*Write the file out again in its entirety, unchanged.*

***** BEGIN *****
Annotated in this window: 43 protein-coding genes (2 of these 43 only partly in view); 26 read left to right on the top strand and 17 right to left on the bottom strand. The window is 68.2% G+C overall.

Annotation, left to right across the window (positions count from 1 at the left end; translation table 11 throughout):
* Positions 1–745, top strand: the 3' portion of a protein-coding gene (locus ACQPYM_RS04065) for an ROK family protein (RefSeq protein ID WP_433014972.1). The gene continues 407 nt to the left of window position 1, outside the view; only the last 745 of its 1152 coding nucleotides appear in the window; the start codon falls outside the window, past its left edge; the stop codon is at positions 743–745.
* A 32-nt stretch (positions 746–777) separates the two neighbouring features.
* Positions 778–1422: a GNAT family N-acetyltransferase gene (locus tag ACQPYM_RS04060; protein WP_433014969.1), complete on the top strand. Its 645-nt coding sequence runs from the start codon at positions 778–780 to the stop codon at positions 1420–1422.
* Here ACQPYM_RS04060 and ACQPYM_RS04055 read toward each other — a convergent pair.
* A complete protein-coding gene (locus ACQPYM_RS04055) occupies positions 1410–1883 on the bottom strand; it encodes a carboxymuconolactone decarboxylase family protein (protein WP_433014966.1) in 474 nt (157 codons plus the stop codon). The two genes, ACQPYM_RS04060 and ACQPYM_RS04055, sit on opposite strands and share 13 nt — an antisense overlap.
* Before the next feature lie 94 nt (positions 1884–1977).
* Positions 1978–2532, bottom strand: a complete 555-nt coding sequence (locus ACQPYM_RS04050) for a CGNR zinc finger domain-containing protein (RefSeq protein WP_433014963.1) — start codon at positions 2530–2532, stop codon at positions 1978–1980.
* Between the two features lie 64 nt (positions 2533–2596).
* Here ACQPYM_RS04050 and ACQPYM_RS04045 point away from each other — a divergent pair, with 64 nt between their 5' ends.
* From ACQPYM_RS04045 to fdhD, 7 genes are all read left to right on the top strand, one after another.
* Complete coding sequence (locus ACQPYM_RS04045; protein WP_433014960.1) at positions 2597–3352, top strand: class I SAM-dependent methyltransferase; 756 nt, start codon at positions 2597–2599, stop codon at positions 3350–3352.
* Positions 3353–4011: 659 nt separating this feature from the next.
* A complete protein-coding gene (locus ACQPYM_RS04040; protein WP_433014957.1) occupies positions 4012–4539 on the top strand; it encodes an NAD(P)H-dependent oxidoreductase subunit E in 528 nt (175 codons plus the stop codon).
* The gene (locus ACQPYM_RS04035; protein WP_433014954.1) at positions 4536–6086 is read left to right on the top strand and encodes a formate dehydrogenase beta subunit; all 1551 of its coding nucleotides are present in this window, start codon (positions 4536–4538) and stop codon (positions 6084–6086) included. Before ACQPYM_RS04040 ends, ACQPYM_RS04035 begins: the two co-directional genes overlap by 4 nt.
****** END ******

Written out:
Annotated in this window: 43 protein-coding genes (2 of these 43 only partly in view); 26 read left to right on the top strand and 17 right to left on the bottom strand. The window is 68.2% G+C overall.

Annotation, left to right across the window (positions count from 1 at the left end; translation table 11 throughout):
* Positions 1–745, top strand: the 3' portion of a protein-coding gene (locus ACQPYM_RS04065) for an ROK family protein (RefSeq protein ID WP_433014972.1). The gene continues 407 nt to the left of window position 1, outside the view; only the last 745 of its 1152 coding nucleotides appear in the window; the start codon falls outside the window, past its left edge; the stop codon is at positions 743–745.
* A 32-nt stretch (positions 746–777) separates the two neighbouring features.
* Positions 778–1422: a GNAT family N-acetyltransferase gene (locus tag ACQPYM_RS04060; protein WP_433014969.1), complete on the top strand. Its 645-nt coding sequence runs from the start codon at positions 778–780 to the stop codon at positions 1420–1422.
* Here ACQPYM_RS04060 and ACQPYM_RS04055 read toward each other — a convergent pair.
* A complete protein-coding gene (locus ACQPYM_RS04055) occupies positions 1410–1883 on the bottom strand; it encodes a carboxymuconolactone decarboxylase family protein (protein WP_433014966.1) in 474 nt (157 codons plus the stop codon). The two genes, ACQPYM_RS04060 and ACQPYM_RS04055, sit on opposite strands and share 13 nt — an antisense overlap.
* Before the next feature lie 94 nt (positions 1884–1977).
* Positions 1978–2532, bottom strand: a complete 555-nt coding sequence (locus ACQPYM_RS04050) for a CGNR zinc finger domain-containing protein (RefSeq protein WP_433014963.1) — start codon at positions 2530–2532, stop codon at positions 1978–1980.
* Between the two features lie 64 nt (positions 2533–2596).
* Here ACQPYM_RS04050 and ACQPYM_RS04045 point away from each other — a divergent pair, with 64 nt between their 5' ends.
* From ACQPYM_RS04045 to fdhD, 7 genes are all read left to right on the top strand, one after another.
* Complete coding sequence (locus ACQPYM_RS04045; protein WP_433014960.1) at positions 2597–3352, top strand: class I SAM-dependent methyltransferase; 756 nt, start codon at positions 2597–2599, stop codon at positions 3350–3352.
* Positions 3353–4011: 659 nt separating this feature from the next.
* A complete protein-coding gene (locus ACQPYM_RS04040; protein WP_433014957.1) occupies positions 4012–4539 on the top strand; it encodes an NAD(P)H-dependent oxidoreductase subunit E in 528 nt (175 codons plus the stop codon).
* The gene (locus ACQPYM_RS04035; protein WP_433014954.1) at positions 4536–6086 is read left to right on the top strand and encodes a formate dehydrogenase beta subunit; all 1551 of its coding nucleotides are present in this window, start codon (positions 4536–4538) and stop codon (positions 6084–6086) included. Before ACQPYM_RS04040 ends, ACQPYM_RS04035 begins: the two co-directional genes overlap by 4 nt.